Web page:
Actual vs. Possible (was 'Menu woes')
ambassador at fourthworld.com
Mon Jan 3 03:47:58 EST 2005
Ben Rubinstein wrote:
> - I believe I have come to an uneasy peace with the behaviour - but still
> sometimes get caught; but I have to be careful not to disturb the peace, and
> I don't think that Richard's suggestion that we should embrace the fear and
> treat it as a learning experience addresses this.
My suggestion was not to embrace fear but rather the opposite, to ignore
it entirely -- I'd written:
When faced with the option to chose between experimenting
on a backup to see what happens or not doing so out of fear,
experimentation will yield more useful results.
Aside from that small misunderstanding, I loved all of the specific
suggestions in your post, esp. that they accomodated backward
compatibility for currently shipping aps, and strongly recommend that
the folks at RunRev give it a second read:
That said, I'd like to take a moment to explore something that seems to
drive some of discussion on this list:
When it comes to menus, documentation, and a number of other issues,
there's often a split among the contributors here, with some explaining
how what's being requested can be done and others explaining how that's
not good enough.
I think both are right, and that it may be useful to consider the
differences between the two.
When I come across a question on this list, I try to find a solution
using whatever means we have currently available. My assumption is that
the poster is working on something that they need to get out the door,
so I tend to focus here on the merely pragmatic rather than the ideal.
But beyond how to ship apps today, there is also an interest in
exploring possible ways to ship apps ever more easily in the future.
That's very valuable, of course, but also I think it's useful to
remember that it's a very different thing.
When someone with Chipp's experience posts a question here, he's been
around the block enough times to know how to sort through posts to get
to what he's looking for. In this latest case he got same-day service
to lead him the two lines he needed, and now he can ship yet another
cool app in his large and ever-growing collection of Rev-based products.
But I'm more concerned here for new users: it may be too easy for them
to walk away from this list feeling that the whole thing's too broken to
use, and will remain so until some unknowable date in the future in
which RunRev might possibly implement all of the suggestions posted here.
The Improve-Rev list was established as a venue for focusing all that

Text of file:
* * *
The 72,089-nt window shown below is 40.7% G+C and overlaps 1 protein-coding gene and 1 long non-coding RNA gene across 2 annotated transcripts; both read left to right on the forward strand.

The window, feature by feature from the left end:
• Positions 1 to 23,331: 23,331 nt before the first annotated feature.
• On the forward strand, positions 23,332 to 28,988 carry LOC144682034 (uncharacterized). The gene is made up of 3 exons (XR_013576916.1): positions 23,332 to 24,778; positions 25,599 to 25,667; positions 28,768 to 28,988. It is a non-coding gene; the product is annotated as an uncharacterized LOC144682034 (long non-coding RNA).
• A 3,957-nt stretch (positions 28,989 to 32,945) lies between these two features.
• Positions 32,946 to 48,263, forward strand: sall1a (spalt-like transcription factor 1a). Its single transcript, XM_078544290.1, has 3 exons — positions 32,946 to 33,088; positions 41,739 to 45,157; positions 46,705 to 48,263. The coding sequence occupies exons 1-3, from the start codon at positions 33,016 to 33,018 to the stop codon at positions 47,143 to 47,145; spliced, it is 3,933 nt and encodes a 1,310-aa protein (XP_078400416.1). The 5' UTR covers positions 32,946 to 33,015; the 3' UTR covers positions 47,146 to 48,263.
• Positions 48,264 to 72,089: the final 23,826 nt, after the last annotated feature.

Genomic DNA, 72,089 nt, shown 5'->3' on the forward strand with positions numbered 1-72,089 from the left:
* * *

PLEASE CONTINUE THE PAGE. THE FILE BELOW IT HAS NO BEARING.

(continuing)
positive energy toward finding ways to make app-building ever more
convenient. The XTalk list is another venue for exploring ways to
enhance the core language, as is the RevDocs list for refining ideas
about improving the docs into specific recommendations.
As these explorations of enhancements become more refined, ultimately
the best place for them is Bugzilla, where everyone can review and vote
on them. This is especially true for bugs: complaints here may provide
healthy venting, but posting them in Bugzilla is the most productive
step to seeing them resolved.
I'm no ListMom and it's certainly not up to me to interpret the charter
of this Use-Revolution list (I have my hands full managing my own
product forums). And like I said, I agree that exploring possibilities
for ever-greater convenience are very valuable.
All I'm asking for is to see what we can do to move these things from
the category of "possible" to "actual", and near as I can tell the
existing venues are the most effective means of translating good ideas
This carries an additional benefit for the core audience of this Use-Rev
list: it increases the percentage of material here that's focused on
using Revolution to get results now.
Sure, Rev's as imperfect as anything in else in our imperfect world. And
sure, it can be made better, and better still.
But in the meantime, there's nothing stopping any earnest soul from
creating killer apps in Rev right this minute. Apps built with Rev as
it is (and even how it used to be, more limited in earlier versions)
have won glowing reviews, made a strong ROI for their publishers, and
made hundreds of thousands of end-users around the world very happy.
No one on this list started out as a Transcript expert. Once upon a time
the only expert was the man who invented the engine, Scott Raney, and
even he had a few things to learn along the way. Most of the folks on
this list have managed to reach at least competency with nothing more
than what we have today. Many have become quite expert (my favorite
example this week is Christopher Condit's wonderful Dynamic Digital
Maps, which he generously makes freely available at
Programming doesn't seem all that different from tennis, math, or
playing piano in this regard: the folks who do it well spend lots of
time practicing, are comfortable learning from mistakes, and seek the
advice of others who've already made a lot of mistakes. As Phil Davis
(the man who taught me most of what I know about working with custom
properties) reminds me:
Good judgement comes from experience.
Experience comes from bad judgement.
So while we make good use of the means available to improve the product,
let's not lose sight of the person who posts a question. Chances are
they're working on something right now, and chances are they can have a
solution right now.
My wish for 2005 is that the number of Rev-based apps in circulation
will double, which translates to a lot of happy developers and a far
greater number of happy end-users. If we point these developers to what
they need, they can ship today.
Fourth World Media Corporation
Rev tools and more: http://www.fourthworld.com/rev
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